Basically, you just shrink (resize it smaller if you have unused space) your NTFS partition with Windows on it to make room for Linux partitions on your hard drive (a few GB is all most need, but I'd probably give one around 10GB for future growth), and most can install easily so that you have a boot menu choice each time you restart your PC (just select Linux or Windows as desired). Since modern distros can read and write to NTFS, you can still keep all of your files on your Windows partition.

I'd probably look at Mint 8 for starters. It's a very easy to use Linux distro with many programs preinstalled (and thousands more available with a mouse click or two):

Here's a review:

http://www.dedoimedo.com/computers/l...nt-helena.html

You can download it from the link in this press release (click on the .iso file):

http://distrowatch.com/?newsid=05795

Just burn the .iso file to CD, reboot your PC into it, and it can run from CD. If you like it, make room on your hard drive for it (shrinking your Windows partition using Windows Disk management if you are using Vista or Win 7, or using the partition manager on the Linux CD to do it if you're using XP). Then, it can use that free space to create Linux partitions and install to your drive in a dual boot config (you'll see an install icon on the live cd desktop).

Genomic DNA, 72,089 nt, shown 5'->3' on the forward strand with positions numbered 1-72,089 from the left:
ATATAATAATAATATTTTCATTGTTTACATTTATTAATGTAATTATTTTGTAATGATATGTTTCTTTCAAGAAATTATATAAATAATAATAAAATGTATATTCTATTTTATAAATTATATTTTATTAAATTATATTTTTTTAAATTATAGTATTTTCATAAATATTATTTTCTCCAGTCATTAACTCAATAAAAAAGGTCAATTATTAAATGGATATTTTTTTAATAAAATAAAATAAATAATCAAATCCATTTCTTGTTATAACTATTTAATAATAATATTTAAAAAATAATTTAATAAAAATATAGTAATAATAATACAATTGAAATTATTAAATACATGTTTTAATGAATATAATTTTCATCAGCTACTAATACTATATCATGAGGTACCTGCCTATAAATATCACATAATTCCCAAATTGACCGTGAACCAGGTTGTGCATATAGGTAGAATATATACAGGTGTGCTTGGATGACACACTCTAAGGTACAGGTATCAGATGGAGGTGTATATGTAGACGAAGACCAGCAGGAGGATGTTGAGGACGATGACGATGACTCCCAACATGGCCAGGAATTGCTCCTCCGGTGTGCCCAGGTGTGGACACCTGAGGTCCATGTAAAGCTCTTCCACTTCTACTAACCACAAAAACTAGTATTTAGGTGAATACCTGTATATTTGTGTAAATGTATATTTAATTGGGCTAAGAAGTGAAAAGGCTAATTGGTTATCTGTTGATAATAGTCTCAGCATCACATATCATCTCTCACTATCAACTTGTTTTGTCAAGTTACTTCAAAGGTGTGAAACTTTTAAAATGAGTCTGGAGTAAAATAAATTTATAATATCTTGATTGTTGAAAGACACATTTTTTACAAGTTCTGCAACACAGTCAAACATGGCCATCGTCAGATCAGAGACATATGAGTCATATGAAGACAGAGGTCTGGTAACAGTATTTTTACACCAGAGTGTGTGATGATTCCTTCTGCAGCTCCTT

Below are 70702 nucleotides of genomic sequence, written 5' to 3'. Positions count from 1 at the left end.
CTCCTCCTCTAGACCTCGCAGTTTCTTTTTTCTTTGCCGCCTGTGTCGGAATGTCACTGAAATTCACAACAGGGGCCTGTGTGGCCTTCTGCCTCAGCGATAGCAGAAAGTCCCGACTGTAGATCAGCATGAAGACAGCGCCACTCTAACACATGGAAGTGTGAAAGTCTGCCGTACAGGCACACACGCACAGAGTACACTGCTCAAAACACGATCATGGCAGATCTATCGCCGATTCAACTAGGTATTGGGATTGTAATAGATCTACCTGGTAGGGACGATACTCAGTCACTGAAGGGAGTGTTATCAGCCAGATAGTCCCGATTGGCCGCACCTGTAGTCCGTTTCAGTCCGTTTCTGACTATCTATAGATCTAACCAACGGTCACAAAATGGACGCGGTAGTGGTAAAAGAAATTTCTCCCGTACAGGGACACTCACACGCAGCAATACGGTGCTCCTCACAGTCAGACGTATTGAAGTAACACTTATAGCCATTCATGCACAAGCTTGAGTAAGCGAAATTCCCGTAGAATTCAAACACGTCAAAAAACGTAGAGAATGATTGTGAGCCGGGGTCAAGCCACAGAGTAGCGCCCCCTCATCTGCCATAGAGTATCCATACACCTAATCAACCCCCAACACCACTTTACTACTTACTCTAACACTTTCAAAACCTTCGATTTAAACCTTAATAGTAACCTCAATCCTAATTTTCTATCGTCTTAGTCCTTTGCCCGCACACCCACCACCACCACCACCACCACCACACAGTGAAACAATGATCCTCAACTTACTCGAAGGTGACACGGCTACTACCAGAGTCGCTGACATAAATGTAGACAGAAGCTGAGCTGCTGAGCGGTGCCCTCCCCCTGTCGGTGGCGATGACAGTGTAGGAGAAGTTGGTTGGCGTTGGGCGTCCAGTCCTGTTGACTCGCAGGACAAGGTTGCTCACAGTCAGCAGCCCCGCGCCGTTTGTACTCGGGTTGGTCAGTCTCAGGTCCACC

I don't keep up with video editors for Windows. But, some of our other members may chime in with suggestions.
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Old Mar 22, 2010, 8:00 AM   #3
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P.S.

It looks like Avidemux has a Windows version. I don't know how well it handles AVCHD. But, may want to give it a try:

http://fixounet.free.fr/avidemux/
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Old Mar 22, 2010, 8:31 AM   #4
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Quote: